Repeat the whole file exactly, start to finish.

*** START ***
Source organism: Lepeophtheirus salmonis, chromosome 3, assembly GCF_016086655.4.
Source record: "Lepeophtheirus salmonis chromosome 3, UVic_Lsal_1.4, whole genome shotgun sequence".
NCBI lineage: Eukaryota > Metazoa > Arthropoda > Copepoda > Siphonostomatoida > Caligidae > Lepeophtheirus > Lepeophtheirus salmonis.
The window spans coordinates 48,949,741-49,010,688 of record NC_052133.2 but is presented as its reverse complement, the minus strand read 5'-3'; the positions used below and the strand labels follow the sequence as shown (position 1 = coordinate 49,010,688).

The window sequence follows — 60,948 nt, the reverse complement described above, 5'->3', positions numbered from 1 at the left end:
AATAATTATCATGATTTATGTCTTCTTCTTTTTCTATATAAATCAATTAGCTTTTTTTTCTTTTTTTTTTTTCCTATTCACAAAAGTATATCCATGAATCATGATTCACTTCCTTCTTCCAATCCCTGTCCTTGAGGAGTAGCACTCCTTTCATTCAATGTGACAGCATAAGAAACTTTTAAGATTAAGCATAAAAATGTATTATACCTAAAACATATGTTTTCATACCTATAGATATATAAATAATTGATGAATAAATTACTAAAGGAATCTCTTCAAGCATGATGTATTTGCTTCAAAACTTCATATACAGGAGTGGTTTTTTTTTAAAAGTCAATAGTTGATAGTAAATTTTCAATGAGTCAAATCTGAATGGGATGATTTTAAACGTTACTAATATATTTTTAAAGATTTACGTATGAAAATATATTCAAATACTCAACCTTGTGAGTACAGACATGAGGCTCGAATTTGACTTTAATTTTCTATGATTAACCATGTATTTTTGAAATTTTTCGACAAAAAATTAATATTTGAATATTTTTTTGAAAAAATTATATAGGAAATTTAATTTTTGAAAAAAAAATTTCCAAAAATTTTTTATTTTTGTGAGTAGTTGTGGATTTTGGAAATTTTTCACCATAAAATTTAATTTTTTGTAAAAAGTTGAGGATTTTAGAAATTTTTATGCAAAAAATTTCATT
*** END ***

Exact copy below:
Source organism: Lepeophtheirus salmonis, chromosome 3, assembly GCF_016086655.4.
Source record: "Lepeophtheirus salmonis chromosome 3, UVic_Lsal_1.4, whole genome shotgun sequence".
NCBI lineage: Eukaryota > Metazoa > Arthropoda > Copepoda > Siphonostomatoida > Caligidae > Lepeophtheirus > Lepeophtheirus salmonis.
The window spans coordinates 48,949,741-49,010,688 of record NC_052133.2 but is presented as its reverse complement, the minus strand read 5'-3'; the positions used below and the strand labels follow the sequence as shown (position 1 = coordinate 49,010,688).

The window sequence follows — 60,948 nt, the reverse complement described above, 5'->3', positions numbered from 1 at the left end:
AATAATTATCATGATTTATGTCTTCTTCTTTTTCTATATAAATCAATTAGCTTTTTTTTCTTTTTTTTTTTTCCTATTCACAAAAGTATATCCATGAATCATGATTCACTTCCTTCTTCCAATCCCTGTCCTTGAGGAGTAGCACTCCTTTCATTCAATGTGACAGCATAAGAAACTTTTAAGATTAAGCATAAAAATGTATTATACCTAAAACATATGTTTTCATACCTATAGATATATAAATAATTGATGAATAAATTACTAAAGGAATCTCTTCAAGCATGATGTATTTGCTTCAAAACTTCATATACAGGAGTGGTTTTTTTTTAAAAGTCAATAGTTGATAGTAAATTTTCAATGAGTCAAATCTGAATGGGATGATTTTAAACGTTACTAATATATTTTTAAAGATTTACGTATGAAAATATATTCAAATACTCAACCTTGTGAGTACAGACATGAGGCTCGAATTTGACTTTAATTTTCTATGATTAACCATGTATTTTTGAAATTTTTCGACAAAAAATTAATATTTGAATATTTTTTTGAAAAAATTATATAGGAAATTTAATTTTTGAAAAAAAAATTTCCAAAAATTTTTTATTTTTGTGAGTAGTTGTGGATTTTGGAAATTTTTCACCATAAAATTTAATTTTTTGTAAAAAGTTGAGGATTTTAGAAATTTTTATGCAAAAAATTTCATT